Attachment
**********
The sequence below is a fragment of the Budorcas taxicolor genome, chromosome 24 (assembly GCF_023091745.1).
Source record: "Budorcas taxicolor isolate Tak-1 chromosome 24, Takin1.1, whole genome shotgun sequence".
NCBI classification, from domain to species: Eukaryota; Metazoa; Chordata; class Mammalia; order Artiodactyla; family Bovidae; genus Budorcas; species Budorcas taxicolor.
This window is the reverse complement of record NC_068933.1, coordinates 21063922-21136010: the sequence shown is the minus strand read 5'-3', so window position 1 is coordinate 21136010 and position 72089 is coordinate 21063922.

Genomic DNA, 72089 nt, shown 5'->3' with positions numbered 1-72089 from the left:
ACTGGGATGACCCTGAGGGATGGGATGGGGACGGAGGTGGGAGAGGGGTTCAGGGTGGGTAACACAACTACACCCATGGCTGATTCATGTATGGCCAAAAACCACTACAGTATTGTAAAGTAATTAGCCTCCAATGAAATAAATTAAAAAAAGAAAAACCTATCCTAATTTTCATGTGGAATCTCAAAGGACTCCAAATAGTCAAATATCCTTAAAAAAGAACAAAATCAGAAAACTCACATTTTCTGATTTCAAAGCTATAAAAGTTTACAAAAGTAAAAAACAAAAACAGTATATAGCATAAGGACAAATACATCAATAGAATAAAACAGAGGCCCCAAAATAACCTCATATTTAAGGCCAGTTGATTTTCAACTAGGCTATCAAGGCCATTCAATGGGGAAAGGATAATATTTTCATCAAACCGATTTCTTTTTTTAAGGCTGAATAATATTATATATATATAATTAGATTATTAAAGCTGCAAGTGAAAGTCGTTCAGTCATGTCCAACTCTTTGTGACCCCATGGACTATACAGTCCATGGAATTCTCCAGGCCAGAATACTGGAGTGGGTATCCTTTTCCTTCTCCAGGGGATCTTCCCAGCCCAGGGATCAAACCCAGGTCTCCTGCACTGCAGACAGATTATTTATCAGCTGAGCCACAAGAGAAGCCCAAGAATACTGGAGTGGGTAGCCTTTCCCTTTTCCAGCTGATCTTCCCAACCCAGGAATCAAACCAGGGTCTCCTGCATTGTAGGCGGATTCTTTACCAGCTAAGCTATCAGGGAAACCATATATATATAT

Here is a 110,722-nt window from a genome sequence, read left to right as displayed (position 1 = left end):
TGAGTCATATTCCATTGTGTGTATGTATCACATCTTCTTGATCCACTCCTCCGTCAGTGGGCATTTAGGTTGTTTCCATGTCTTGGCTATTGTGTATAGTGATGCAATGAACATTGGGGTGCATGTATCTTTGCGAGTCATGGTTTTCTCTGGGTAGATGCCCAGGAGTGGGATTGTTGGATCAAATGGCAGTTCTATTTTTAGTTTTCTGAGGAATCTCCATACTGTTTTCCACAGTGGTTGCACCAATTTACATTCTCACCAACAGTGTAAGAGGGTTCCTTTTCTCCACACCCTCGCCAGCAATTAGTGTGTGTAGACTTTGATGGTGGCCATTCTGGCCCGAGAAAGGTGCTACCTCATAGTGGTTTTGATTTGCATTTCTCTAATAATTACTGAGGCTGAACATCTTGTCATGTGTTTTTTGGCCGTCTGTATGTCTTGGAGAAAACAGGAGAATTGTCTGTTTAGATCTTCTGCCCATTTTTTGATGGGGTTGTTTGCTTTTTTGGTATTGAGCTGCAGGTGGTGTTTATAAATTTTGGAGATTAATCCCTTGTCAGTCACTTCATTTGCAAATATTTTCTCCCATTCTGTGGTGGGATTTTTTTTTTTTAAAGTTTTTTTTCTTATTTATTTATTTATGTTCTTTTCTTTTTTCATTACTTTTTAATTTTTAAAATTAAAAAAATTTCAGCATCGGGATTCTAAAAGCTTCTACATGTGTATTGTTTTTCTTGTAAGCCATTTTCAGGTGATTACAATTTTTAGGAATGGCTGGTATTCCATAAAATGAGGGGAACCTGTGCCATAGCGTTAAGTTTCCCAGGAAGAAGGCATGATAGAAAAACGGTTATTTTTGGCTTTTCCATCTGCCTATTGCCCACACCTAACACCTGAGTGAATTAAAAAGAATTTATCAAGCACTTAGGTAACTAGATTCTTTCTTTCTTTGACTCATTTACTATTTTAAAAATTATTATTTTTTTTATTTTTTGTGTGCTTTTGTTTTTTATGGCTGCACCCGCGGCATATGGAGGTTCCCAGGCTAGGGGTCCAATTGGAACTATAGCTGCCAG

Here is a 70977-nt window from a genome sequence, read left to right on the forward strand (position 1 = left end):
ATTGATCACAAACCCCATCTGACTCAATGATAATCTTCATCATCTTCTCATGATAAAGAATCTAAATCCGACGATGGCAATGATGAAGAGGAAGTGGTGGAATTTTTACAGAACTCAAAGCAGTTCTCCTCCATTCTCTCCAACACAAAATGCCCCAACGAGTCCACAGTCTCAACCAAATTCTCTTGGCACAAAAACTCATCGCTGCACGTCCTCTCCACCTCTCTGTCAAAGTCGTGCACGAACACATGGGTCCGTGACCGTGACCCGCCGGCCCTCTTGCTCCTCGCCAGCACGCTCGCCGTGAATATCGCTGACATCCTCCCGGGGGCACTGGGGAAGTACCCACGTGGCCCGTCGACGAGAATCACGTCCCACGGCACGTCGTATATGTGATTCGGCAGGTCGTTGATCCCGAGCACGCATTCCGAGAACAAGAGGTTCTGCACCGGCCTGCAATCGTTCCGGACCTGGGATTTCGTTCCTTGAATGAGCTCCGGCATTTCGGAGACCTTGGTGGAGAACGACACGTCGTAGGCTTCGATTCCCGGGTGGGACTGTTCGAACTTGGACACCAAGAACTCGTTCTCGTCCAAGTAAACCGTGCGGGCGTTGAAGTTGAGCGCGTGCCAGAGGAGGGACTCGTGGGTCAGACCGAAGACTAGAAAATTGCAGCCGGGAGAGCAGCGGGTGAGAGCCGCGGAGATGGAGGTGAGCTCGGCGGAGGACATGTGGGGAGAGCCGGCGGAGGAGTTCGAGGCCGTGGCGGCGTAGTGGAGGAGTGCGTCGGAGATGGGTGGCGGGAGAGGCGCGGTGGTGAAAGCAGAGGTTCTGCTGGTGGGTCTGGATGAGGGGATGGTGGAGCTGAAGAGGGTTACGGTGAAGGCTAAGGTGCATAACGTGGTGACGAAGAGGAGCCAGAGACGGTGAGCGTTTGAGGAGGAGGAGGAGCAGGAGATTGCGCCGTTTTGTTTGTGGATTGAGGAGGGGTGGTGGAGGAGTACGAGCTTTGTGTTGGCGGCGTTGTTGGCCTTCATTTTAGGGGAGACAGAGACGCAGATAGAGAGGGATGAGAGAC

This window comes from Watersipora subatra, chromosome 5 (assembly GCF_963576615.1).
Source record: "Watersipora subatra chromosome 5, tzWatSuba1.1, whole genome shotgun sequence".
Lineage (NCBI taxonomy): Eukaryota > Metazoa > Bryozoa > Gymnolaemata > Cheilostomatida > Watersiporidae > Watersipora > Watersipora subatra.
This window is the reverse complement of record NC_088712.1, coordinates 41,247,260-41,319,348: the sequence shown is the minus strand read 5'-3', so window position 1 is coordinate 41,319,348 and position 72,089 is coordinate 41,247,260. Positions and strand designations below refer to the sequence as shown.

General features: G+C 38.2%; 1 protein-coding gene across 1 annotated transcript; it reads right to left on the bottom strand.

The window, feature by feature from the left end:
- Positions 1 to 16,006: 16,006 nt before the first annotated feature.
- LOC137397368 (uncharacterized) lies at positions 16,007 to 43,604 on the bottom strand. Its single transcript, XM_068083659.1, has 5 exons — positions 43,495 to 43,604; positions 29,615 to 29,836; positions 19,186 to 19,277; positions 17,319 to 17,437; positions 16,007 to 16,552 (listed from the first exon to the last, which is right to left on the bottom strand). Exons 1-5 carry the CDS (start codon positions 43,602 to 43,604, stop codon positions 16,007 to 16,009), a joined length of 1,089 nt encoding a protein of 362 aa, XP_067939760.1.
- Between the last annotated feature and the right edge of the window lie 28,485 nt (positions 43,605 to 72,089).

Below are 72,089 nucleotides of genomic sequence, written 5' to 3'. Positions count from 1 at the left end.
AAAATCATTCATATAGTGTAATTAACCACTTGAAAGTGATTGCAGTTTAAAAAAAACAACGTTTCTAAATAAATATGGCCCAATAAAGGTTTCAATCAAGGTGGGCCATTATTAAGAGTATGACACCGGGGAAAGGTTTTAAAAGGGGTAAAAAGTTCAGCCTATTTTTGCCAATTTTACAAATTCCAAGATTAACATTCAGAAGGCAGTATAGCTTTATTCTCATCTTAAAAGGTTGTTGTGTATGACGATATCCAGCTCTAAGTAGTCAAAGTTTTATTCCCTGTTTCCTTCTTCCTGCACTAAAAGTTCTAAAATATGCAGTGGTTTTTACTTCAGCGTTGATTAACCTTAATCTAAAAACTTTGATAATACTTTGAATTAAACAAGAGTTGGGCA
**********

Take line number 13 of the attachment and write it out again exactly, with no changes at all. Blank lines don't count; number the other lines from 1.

Lineage (NCBI taxonomy): Eukaryota > Metazoa > Bryozoa > Gymnolaemata > Cheilostomatida > Watersiporidae > Watersipora > Watersipora subatra.